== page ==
3 line whips and loyalties

I rarely vote against 3 line whips imposed by the Conservative party. Indeed, I have voted with Mrs May and the 3 line whips she has imposed on every occasion so far this Parliament. We have had many votes to win against a group of Conservative MPs seeking to defeat the government over every step it takes to implement the Manifesto pledge to leave the EU. We have won most of them and passed the EU Withdrawal Act as a result.

I am conscious that I was elected as an official Conservative candidate. My electors would normally expect me to vote with the Conservative government a majority of the voters in Wokingham voted for. As an MP I always try to ensure I vote for the interests of my constituents first, for the interests of the nation second and for the party I represent third. I also seek to make sure I vote to keep the promsies I made at the last General Election, and where possible to keep the promises my party made. This means that I would only vote against a three line whip in a few circumstances.

1. Where the nationally agreed policy proposed by the Conservatives has a damaging side effect on Wokingham which means I need to put Wokingham’s interest before the national and party interest. So if for example a generally approved piece of infrastructure meant the construction of an inappropriate neighbouring investment in my crowded area, I would be the voice of opposition to that particular project.
2. Where the government I usually support asks me to vote for a policy or law which violates or reverses pledges made in the Election Manifesto. Mr Cameron, for example, promised in the 2010 and 2015 Manifesto not to transfer more power to the EU, yet in government regularly did. I needed to oppose that breach of promise.
3. Where I have made an express pledge in the election that was different to the national party Manifesto. In 2017, for example, I expressed disagreement with the national Manifesto approach of making people pay more for care for the elderly . Mrs May herself then fortunately changed the pledge.

On Tuesday I may be asked to vote for the Withdrawal Agreement negotiated by the Prime Minister. I say may, as last time the government wisely withdrew the proposal when they saw they would lose by a large margin. I also say may, because if a rebel or opposition amendment was carried to the government’s original proposal then Parliament will only vote on the motion as amended. I will vote with the government and in agreement with the three line whip to vote down all Opposition and rebel amendments to the motion, and would vote with the government to vote down the motion as amended should that circumstance arise.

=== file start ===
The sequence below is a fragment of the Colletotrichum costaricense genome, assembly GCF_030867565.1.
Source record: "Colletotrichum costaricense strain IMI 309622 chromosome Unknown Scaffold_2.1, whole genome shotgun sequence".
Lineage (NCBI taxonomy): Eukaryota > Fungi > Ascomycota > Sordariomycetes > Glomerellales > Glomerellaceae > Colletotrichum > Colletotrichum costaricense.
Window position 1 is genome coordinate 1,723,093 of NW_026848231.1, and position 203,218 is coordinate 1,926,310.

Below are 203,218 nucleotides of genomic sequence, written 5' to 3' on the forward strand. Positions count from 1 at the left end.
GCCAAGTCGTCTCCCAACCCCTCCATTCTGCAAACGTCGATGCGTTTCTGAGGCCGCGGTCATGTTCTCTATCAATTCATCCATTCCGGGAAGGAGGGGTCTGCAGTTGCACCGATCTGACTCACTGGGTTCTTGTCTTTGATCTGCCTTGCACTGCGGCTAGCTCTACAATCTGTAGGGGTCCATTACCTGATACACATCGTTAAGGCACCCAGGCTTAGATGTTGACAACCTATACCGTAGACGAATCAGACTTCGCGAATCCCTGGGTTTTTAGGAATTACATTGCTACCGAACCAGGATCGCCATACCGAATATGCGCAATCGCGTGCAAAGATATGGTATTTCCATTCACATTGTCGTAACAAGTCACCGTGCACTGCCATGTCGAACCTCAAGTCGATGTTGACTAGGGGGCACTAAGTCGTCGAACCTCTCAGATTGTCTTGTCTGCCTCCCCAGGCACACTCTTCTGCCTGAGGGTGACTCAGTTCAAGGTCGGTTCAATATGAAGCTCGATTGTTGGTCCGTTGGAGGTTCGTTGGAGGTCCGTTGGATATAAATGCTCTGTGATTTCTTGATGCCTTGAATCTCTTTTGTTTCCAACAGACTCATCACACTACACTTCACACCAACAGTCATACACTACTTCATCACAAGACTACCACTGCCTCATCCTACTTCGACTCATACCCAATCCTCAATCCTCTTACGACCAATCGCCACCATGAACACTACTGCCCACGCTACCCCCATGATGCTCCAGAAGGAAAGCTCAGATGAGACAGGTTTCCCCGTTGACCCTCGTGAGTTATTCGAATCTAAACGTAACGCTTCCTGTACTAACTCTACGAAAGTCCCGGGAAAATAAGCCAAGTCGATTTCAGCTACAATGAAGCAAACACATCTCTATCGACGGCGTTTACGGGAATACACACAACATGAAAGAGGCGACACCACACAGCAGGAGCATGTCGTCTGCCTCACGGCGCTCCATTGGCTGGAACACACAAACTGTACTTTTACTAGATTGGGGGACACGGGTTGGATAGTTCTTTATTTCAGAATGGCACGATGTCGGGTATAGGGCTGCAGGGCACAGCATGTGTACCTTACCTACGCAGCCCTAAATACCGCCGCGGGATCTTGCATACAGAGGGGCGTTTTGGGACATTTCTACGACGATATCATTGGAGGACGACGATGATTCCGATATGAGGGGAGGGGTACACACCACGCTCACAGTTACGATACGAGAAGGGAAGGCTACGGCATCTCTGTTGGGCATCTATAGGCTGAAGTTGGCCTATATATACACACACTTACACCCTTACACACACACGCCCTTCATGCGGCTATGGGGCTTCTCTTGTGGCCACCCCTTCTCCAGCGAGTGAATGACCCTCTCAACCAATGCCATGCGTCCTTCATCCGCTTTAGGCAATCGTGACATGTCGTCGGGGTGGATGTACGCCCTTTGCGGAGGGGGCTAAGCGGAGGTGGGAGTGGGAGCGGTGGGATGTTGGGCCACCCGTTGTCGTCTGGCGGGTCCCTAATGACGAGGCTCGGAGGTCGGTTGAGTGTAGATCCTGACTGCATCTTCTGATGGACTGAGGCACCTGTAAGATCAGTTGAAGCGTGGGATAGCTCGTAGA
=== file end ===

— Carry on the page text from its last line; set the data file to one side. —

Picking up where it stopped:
If, as Mr Corbyn hopes, the unamended proposal is put to the Commons, I will vote against. I will do so primarily because it breaks the Manifesto pledge of the national party, and my own personal pledge to my voters that I will do my best to see through Brexit. It also breaks the national Manifesto promise to negotiate the Withdrawal Agreement in parallel with negotiating the Future Partnership Agreement, for the obvious sensible reason that compromises offered on the one could then have levered gains on the other. The Withdrawal Agreement seeks to undermine the UK bargaining position and lock us into many more months of effective EU membership and uncertainty about the future relationship.

My decision to vote against is reinforced by the weight of opinion in my constituency and in the wider nation according to opinion polls. A majority of those talking or writing to me want me to vote it down. The national polls show much stronger support for leaving than for accepting the 21-45 month delay and further uncertainties of the Mrs May Agreement.

In the end each MP has to exercise his or her judgement. My judgement is that this is wrong. My main reason to vote against is the Agreement violates Manifesto pledges made to secure election, and fails to implement the wishes of voters as determined in the People’s Vote. Latest polls endorse the view that this is neither a good deal, nor a popular one.

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Spare us more Project Fear

The more the false fears are dismissed by the people responsible for organising our trade, the shriller and more desperate the Project Fear voices become. The port of Calais assures us of speedy passage for trucks after exit, so the hard core Remainers renew threats of food shortages!